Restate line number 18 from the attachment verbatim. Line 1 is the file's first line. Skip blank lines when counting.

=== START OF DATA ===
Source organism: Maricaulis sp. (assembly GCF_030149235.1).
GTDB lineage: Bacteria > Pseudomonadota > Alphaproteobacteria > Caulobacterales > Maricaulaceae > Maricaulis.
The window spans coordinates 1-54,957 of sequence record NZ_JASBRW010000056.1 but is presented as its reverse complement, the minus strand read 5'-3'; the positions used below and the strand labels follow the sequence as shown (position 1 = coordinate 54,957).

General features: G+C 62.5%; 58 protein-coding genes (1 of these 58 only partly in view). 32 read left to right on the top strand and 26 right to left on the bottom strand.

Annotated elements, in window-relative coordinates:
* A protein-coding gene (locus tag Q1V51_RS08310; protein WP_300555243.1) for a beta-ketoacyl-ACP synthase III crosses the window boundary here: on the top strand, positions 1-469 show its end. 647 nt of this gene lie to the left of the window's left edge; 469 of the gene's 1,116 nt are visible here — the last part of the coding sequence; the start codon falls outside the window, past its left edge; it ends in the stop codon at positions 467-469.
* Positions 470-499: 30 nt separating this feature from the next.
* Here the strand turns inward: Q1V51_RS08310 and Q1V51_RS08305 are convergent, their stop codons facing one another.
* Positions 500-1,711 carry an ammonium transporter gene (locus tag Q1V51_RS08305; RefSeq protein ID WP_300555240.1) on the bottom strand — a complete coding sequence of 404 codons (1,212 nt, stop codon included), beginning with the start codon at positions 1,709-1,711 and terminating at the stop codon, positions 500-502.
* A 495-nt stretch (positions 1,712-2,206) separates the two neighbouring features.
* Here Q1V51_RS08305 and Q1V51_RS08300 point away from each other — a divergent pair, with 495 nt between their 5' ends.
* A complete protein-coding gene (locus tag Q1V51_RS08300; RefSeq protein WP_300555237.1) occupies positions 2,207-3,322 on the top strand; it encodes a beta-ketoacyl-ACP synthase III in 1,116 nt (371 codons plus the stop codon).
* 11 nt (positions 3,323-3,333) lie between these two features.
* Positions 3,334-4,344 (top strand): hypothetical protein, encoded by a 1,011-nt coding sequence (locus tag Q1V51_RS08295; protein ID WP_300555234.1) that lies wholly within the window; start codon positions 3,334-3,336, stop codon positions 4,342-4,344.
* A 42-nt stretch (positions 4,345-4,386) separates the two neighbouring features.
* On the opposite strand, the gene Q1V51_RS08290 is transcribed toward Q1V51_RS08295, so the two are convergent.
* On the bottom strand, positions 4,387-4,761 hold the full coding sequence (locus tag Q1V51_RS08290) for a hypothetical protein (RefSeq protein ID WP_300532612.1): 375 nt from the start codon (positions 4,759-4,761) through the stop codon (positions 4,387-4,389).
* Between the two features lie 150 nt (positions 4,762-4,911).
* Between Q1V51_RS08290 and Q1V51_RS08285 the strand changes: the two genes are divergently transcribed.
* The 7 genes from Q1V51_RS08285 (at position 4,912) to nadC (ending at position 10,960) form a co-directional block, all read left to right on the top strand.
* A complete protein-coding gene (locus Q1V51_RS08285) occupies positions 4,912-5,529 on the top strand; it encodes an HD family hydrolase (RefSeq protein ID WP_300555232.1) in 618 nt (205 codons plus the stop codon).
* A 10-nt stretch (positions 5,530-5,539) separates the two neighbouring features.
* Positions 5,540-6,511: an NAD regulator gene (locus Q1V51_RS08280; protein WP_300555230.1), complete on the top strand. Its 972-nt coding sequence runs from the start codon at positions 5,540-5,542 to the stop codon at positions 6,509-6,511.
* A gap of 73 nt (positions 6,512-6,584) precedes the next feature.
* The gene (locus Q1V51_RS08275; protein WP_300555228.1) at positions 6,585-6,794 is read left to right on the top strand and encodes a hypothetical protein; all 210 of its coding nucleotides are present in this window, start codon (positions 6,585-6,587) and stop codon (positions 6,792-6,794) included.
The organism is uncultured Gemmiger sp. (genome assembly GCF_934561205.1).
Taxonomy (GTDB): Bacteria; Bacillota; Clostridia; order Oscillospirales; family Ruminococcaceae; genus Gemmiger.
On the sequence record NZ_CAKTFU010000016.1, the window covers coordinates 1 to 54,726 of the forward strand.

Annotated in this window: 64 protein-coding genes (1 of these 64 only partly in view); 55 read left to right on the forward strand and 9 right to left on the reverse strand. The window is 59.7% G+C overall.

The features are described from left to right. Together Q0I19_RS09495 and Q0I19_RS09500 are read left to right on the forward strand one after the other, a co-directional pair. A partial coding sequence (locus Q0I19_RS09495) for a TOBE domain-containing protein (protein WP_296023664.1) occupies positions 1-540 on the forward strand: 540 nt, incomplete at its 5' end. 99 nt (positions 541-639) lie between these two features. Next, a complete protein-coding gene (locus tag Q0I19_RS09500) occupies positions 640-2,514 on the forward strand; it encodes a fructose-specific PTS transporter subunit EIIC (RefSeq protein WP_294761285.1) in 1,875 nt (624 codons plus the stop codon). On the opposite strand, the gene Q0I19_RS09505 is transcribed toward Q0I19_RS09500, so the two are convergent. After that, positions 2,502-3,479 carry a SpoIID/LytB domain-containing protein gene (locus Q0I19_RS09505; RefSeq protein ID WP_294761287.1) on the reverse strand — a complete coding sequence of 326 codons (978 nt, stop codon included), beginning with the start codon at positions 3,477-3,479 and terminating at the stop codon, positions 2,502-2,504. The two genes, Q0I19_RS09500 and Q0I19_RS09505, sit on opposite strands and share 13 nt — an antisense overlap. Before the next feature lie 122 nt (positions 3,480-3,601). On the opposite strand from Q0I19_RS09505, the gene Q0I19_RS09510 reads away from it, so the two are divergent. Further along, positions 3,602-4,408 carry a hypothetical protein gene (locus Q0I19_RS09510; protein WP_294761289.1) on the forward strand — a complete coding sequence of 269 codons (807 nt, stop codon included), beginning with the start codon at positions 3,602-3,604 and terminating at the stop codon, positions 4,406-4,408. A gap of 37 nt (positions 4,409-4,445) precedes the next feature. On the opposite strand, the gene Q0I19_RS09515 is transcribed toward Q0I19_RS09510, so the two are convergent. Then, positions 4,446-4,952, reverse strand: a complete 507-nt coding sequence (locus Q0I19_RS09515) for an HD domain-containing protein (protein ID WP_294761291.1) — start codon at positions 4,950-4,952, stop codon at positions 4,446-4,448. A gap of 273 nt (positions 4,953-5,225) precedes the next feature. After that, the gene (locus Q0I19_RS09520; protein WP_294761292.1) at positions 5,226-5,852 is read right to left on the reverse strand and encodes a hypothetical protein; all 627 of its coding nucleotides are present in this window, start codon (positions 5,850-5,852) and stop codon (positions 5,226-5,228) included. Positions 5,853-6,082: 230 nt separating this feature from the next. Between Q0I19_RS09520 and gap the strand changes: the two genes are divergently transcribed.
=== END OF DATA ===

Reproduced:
* Between the two features lie 150 nt (positions 4,762-4,911).